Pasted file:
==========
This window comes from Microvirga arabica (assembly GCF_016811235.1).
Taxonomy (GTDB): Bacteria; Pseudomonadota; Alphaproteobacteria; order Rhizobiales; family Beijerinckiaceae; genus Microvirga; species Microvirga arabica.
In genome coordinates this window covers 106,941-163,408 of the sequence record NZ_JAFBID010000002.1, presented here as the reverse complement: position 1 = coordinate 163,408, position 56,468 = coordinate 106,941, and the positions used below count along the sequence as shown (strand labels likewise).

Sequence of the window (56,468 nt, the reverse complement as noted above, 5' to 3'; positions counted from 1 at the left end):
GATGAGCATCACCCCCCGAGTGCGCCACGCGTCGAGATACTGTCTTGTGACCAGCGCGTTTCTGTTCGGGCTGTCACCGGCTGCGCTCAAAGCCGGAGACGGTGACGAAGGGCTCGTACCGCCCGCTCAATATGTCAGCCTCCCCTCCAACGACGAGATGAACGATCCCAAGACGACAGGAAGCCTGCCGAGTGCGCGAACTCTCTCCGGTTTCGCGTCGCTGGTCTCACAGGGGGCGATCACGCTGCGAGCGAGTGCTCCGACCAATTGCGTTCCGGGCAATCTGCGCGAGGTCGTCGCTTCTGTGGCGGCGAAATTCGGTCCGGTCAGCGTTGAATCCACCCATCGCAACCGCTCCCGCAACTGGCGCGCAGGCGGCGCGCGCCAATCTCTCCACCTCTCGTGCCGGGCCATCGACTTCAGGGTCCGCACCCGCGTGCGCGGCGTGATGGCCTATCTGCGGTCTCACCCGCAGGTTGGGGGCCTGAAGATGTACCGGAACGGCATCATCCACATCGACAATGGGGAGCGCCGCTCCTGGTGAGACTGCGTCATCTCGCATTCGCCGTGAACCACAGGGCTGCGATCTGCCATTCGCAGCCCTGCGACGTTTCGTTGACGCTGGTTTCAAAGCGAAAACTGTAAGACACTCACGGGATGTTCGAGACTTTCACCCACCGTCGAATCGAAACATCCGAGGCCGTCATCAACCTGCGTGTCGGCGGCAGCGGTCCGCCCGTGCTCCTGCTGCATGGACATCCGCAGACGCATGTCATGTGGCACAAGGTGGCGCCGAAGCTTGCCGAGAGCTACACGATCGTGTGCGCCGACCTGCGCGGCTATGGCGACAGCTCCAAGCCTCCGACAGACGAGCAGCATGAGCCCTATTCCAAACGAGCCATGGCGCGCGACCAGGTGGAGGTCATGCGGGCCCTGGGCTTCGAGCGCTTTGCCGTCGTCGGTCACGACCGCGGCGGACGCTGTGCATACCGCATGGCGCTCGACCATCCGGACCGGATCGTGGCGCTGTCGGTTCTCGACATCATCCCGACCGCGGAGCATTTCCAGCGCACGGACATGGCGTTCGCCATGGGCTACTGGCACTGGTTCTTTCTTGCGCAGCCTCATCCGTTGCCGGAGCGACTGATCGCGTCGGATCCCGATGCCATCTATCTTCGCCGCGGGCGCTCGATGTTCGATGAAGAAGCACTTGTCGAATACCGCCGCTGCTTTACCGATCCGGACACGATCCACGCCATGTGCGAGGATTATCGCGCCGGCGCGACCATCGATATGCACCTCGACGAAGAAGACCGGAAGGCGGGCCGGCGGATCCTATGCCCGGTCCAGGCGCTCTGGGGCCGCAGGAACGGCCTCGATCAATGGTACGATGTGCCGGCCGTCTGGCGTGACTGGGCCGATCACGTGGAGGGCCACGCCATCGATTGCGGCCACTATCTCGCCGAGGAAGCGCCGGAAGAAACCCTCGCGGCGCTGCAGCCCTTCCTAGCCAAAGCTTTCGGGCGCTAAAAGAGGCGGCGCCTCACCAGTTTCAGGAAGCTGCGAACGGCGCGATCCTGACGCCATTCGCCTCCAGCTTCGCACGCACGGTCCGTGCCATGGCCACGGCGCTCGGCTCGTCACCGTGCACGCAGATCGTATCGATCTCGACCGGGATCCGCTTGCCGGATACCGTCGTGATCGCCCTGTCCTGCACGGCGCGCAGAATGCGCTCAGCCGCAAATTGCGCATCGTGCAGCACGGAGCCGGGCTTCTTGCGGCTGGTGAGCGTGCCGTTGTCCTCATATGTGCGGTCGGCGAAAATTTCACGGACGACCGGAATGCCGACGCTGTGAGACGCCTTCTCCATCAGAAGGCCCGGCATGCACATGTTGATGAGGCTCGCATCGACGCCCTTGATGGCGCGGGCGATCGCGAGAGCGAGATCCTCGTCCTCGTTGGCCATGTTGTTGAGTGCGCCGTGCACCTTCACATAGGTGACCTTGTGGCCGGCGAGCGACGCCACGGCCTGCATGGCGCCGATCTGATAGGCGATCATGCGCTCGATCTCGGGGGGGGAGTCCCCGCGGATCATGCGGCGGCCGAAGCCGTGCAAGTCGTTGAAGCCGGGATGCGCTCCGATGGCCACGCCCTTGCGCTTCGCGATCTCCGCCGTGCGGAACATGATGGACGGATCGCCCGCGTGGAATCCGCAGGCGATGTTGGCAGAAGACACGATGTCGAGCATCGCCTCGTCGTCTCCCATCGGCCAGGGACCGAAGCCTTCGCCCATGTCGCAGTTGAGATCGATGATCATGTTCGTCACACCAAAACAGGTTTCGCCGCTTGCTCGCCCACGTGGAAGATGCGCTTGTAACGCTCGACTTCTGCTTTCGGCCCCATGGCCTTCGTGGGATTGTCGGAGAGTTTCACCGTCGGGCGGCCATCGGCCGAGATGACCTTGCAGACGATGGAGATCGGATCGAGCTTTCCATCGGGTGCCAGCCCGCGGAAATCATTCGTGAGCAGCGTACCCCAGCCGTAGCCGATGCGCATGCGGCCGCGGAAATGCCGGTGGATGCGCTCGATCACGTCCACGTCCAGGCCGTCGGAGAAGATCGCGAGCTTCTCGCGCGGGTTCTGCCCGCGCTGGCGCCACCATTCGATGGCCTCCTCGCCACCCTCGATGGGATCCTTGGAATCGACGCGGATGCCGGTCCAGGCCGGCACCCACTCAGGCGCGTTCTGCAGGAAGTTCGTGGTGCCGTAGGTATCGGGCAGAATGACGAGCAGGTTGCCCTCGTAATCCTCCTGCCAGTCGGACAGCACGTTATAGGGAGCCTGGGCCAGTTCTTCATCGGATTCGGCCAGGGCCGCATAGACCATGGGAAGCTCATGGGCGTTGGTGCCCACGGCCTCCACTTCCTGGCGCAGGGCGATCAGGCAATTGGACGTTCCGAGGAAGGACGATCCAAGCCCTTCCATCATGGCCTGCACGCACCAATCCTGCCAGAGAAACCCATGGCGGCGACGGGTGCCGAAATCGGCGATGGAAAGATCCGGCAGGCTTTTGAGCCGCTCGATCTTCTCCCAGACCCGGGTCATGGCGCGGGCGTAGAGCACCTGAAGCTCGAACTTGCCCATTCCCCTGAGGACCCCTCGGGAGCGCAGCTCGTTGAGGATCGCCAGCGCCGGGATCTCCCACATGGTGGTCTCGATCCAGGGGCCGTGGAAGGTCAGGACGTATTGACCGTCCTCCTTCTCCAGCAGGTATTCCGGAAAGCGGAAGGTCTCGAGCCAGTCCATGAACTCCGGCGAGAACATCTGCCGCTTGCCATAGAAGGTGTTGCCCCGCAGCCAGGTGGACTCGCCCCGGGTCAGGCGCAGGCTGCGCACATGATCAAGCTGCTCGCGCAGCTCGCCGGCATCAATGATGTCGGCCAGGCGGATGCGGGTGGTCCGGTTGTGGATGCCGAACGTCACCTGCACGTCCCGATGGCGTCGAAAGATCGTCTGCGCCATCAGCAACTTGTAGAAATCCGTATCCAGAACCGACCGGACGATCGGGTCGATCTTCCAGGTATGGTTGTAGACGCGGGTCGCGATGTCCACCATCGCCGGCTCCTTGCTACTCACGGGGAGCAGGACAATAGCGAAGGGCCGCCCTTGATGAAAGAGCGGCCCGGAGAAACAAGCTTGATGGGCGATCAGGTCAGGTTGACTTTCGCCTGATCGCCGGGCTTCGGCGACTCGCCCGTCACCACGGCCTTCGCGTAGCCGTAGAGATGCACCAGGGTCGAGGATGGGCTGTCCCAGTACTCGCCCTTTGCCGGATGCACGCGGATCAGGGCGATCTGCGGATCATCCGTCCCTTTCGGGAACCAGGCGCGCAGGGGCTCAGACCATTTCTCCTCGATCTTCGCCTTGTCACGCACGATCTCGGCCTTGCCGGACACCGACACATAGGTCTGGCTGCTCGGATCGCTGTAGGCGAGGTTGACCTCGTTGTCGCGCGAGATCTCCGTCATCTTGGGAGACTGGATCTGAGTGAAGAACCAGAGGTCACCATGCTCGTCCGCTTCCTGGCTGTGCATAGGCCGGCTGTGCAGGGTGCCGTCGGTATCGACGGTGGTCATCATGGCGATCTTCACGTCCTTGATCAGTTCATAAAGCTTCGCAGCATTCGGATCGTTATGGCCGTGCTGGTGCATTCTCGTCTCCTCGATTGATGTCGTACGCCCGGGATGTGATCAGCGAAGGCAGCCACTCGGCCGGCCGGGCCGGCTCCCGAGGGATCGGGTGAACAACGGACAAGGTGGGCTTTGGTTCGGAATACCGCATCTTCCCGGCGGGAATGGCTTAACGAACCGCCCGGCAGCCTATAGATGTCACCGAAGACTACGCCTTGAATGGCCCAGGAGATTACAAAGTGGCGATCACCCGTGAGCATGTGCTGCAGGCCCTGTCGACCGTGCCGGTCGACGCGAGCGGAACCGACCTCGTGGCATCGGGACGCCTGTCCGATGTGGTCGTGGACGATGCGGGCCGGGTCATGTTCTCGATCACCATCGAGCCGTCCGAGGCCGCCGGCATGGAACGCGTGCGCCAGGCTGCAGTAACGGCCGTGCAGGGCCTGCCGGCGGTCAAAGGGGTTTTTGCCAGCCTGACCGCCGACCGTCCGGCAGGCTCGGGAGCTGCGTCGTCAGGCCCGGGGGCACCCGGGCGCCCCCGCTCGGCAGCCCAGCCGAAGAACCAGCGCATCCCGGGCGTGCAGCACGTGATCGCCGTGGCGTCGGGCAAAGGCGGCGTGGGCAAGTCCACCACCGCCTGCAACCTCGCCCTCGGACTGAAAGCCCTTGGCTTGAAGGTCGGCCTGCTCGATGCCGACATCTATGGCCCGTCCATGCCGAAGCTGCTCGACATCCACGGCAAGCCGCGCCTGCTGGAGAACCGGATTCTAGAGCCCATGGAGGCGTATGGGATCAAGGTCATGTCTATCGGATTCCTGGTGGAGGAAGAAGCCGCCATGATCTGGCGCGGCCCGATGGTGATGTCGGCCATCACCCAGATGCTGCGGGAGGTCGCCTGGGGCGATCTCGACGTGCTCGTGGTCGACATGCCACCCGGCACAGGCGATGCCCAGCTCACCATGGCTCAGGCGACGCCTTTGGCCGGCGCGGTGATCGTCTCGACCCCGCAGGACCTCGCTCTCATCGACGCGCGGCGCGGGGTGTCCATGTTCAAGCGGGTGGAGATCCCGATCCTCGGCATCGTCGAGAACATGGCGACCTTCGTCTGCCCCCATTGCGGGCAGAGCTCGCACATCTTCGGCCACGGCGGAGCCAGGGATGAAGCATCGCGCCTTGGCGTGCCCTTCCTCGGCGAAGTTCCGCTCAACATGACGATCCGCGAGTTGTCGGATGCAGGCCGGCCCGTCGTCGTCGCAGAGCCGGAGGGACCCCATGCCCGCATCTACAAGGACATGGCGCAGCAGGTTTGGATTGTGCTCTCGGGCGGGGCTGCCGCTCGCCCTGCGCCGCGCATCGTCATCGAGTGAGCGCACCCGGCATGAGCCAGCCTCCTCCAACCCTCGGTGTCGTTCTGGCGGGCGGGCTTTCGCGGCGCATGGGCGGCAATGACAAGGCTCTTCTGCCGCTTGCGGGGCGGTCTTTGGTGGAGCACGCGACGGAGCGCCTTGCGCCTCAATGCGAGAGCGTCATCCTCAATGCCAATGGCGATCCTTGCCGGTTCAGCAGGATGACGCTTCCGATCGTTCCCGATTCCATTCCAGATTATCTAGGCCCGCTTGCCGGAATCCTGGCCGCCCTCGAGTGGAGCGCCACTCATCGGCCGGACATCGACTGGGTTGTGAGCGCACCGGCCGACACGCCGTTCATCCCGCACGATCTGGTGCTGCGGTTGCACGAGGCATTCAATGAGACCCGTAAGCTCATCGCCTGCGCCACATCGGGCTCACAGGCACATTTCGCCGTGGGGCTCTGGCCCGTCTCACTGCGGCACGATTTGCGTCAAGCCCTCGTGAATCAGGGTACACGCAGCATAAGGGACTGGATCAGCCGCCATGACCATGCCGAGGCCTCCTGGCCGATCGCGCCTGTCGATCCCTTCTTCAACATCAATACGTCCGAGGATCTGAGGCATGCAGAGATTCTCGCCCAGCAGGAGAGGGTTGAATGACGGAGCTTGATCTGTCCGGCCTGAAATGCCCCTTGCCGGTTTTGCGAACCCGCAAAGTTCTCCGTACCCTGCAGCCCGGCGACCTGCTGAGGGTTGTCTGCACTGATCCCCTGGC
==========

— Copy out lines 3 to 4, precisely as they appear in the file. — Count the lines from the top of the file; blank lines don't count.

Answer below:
In genome coordinates this window covers 106,941-163,408 of the sequence record NZ_JAFBID010000002.1, presented here as the reverse complement: position 1 = coordinate 163,408, position 56,468 = coordinate 106,941, and the positions used below count along the sequence as shown (strand labels likewise).

Sequence of the window (56,468 nt, the reverse complement as noted above, 5' to 3'; positions counted from 1 at the left end):